US Customs and Border Protection (CBP) used its Simplified Arrival system to apprehend a man trying to pass through US customs with his brother’s US passport. The man in question is a resident of Minneapolis, Minnesota, and was caught entering the country at Dulles International Airport in Washington, D.C.
Simplified Arrival is a facial recognition system that matches a photo of the traveler taken at a border checkpoint to the images of that individual that the government already has on file, including passport photos. The system noticed a discrepancy between the man and his travel document, prompting the 25-year-old to admit that it was his brother’s passport during a secondary examination. The man was then taken into custody after a computer check revealed that he had outstanding arrest warrants for drug and ammunition possession in Ramsey County, MN, and had also committed a probation violation.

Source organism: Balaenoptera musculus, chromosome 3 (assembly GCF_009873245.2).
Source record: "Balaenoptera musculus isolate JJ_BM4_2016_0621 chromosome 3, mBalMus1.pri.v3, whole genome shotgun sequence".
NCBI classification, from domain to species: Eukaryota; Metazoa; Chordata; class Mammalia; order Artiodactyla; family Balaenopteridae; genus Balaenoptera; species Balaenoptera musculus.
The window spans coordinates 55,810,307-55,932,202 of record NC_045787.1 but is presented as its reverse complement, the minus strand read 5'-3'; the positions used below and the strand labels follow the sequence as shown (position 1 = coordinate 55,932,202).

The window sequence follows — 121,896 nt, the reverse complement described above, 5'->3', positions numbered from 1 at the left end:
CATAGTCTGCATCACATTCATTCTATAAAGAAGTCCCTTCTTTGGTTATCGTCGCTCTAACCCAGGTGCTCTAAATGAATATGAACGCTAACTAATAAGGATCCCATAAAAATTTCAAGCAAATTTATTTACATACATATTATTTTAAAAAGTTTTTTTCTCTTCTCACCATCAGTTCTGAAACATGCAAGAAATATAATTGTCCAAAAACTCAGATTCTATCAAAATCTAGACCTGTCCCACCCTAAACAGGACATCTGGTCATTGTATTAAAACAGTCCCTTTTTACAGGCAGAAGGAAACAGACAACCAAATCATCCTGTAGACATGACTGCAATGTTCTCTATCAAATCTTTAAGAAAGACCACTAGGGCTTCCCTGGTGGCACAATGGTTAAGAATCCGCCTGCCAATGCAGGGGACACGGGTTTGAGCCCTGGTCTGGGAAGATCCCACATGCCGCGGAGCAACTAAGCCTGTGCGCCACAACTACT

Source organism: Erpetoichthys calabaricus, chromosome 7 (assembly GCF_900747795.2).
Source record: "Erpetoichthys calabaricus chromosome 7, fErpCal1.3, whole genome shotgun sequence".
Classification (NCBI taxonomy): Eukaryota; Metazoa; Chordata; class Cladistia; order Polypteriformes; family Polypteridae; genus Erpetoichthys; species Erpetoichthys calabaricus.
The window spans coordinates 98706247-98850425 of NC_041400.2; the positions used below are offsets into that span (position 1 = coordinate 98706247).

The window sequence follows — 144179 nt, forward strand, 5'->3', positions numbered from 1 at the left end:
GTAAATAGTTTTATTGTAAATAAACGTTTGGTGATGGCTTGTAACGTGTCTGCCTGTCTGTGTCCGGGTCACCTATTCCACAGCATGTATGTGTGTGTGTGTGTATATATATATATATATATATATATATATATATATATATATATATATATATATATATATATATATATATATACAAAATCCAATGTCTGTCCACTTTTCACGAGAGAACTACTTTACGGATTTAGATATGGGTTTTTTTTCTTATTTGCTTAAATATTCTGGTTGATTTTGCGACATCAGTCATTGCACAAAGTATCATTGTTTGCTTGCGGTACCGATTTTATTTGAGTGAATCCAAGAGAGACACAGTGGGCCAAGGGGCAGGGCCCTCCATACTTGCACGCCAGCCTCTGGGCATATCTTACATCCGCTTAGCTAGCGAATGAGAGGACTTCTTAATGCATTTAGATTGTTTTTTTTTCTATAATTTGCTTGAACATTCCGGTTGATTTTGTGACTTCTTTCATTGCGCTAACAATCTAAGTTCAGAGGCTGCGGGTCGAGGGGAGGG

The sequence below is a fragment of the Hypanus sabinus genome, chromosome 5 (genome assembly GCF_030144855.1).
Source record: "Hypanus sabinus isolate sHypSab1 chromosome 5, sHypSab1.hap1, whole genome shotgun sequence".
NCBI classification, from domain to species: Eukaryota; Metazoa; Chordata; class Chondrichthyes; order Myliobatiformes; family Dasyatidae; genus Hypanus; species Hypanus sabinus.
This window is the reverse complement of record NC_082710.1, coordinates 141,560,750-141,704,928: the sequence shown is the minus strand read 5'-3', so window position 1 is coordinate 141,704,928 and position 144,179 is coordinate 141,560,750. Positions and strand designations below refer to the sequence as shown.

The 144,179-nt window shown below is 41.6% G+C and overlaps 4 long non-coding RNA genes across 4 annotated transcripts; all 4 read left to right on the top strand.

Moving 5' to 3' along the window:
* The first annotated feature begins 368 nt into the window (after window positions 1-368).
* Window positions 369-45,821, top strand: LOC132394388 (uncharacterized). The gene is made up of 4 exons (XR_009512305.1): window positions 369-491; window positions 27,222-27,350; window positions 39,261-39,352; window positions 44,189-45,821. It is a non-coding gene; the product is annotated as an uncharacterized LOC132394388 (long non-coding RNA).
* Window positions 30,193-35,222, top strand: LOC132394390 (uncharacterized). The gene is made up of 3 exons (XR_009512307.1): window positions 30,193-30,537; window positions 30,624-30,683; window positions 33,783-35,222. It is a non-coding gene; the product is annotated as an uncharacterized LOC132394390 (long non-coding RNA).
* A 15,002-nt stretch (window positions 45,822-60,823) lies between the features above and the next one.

“Posing as someone else when attempting to enter the United States is a serious violation of U.S. immigration law and has very serious consequences, such as criminal prosecution,” said CBP Baltimore Field Office Acting Director Keith Fleming. “This is a great example of how our officers use biometric facial comparison to detect the entry of impostors deliberately masquerading as lawful travelers.”
The man arrived at Dulles on a flight coming from Doha, Qatar. He is one of more than 300 imposters identified with facial recognition technology since September of 2018, out of more than 57 million total travelers, and the second spotted at Dulles after a man with a Senegal passport was turned away in October.
CBP itself has spent the past few months aggressively expanding the Simplified Arrival program. The agency has deployed facial recognition technology at Miami International Airport, San Francisco International Airport, Dallas/Fort Worth International Airport, Los Angeles International Airport, and McCarran International Airport in Las Vegas since September.
January 4, 2020 – by Eric Weiss